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The Annoying Reason You Have to Change Your Clock for Daylight Saving Time

By: Ashley Hamer

This time-saving method has nothing to do with farmers.

August 01, 2019

(Updated 11/5/21)

Why do we have daylight saving time? Many people think that it was originally invented to give American farmers more daylight during harvest, but that's actually not true. It all had to do with war — World War I, to be exact.

A Century-Old Tradition

To save energy during wartime, President Woodrow Wilson proposed setting clocks back an hour in the fall, thereby giving people an extra hour of daylight when they wouldn't need to use electric lights. It actually wasn't an American idea at all: A New Zealand scientist proposed the idea in a paper way back in 1895. The U.S. wasn't even the first to do it during WWI; the German Empire started setting their clocks forward by an hour to save on artificial lighting in 1916, two years before the U.S. adopted the practice.

In any case, the time change was a boon for commercial interests. It gave office workers more daylight for shopping at the end of the day, after all. But contrary to popular belief, it was nothing but trouble for farmers.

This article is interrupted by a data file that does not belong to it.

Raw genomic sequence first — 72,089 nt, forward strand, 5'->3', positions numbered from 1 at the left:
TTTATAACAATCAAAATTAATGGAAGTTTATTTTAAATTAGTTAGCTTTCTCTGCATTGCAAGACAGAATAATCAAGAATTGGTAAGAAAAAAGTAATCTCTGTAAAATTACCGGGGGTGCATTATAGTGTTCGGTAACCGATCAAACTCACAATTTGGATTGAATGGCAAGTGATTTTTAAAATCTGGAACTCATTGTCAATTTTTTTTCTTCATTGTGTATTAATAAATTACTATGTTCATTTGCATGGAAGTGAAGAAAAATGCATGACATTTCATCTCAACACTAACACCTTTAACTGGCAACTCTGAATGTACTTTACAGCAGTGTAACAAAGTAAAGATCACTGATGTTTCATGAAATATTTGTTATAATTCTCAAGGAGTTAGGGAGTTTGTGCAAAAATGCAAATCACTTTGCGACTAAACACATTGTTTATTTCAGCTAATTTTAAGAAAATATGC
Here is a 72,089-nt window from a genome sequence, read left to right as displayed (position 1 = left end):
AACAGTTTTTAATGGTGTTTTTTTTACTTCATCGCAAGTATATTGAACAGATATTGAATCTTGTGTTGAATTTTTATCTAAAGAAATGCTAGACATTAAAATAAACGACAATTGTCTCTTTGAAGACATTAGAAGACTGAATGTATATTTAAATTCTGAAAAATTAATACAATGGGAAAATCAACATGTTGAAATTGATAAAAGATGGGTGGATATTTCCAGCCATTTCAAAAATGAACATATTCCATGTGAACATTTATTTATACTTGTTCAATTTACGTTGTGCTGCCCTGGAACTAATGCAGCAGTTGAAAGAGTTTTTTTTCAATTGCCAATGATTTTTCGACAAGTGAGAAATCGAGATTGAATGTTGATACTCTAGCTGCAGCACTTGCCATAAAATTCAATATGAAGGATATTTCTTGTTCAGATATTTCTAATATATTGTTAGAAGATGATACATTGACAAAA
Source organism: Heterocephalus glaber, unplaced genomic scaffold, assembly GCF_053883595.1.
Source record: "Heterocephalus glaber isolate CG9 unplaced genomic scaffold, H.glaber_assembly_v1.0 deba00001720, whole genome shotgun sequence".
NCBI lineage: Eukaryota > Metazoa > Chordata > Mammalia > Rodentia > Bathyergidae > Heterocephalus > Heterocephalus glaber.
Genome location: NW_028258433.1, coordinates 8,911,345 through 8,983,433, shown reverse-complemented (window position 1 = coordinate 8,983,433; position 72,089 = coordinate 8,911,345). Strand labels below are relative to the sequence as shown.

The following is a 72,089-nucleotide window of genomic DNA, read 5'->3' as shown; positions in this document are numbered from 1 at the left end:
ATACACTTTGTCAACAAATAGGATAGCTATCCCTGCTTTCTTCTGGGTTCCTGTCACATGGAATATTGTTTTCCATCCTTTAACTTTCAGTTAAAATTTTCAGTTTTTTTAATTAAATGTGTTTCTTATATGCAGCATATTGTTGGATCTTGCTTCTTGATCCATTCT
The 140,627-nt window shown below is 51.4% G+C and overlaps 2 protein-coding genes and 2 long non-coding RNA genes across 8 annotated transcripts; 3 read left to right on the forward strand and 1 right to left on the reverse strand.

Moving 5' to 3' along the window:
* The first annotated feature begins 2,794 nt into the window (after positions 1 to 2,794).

Daylight Shaming Time

The shifted clock interfered with farmers' entire schedules. It meant they couldn't work as quickly in the morning because the fields were covered in dew, and cows weren't ready to produce when the milk truck arrived. They disliked daylight saving time so much, in fact, that they pushed, successfully, for its repeal in 1919.

That federal repeal turned daylight saving time from a broad national rule to a patchwork of state and local regulations. It created so many time differences that, according to History, "passengers on a 35-mile bus ride from Steubenville, Ohio, to Moundsville, West Virginia, passed through seven time changes." Finally, in 1966, the Uniform Time Act standardized daylight saving time for the United States yet again. It has changed several times since then, but the modern schedule has been in effect since 2007.

This article first appeared on Curiosity.com.

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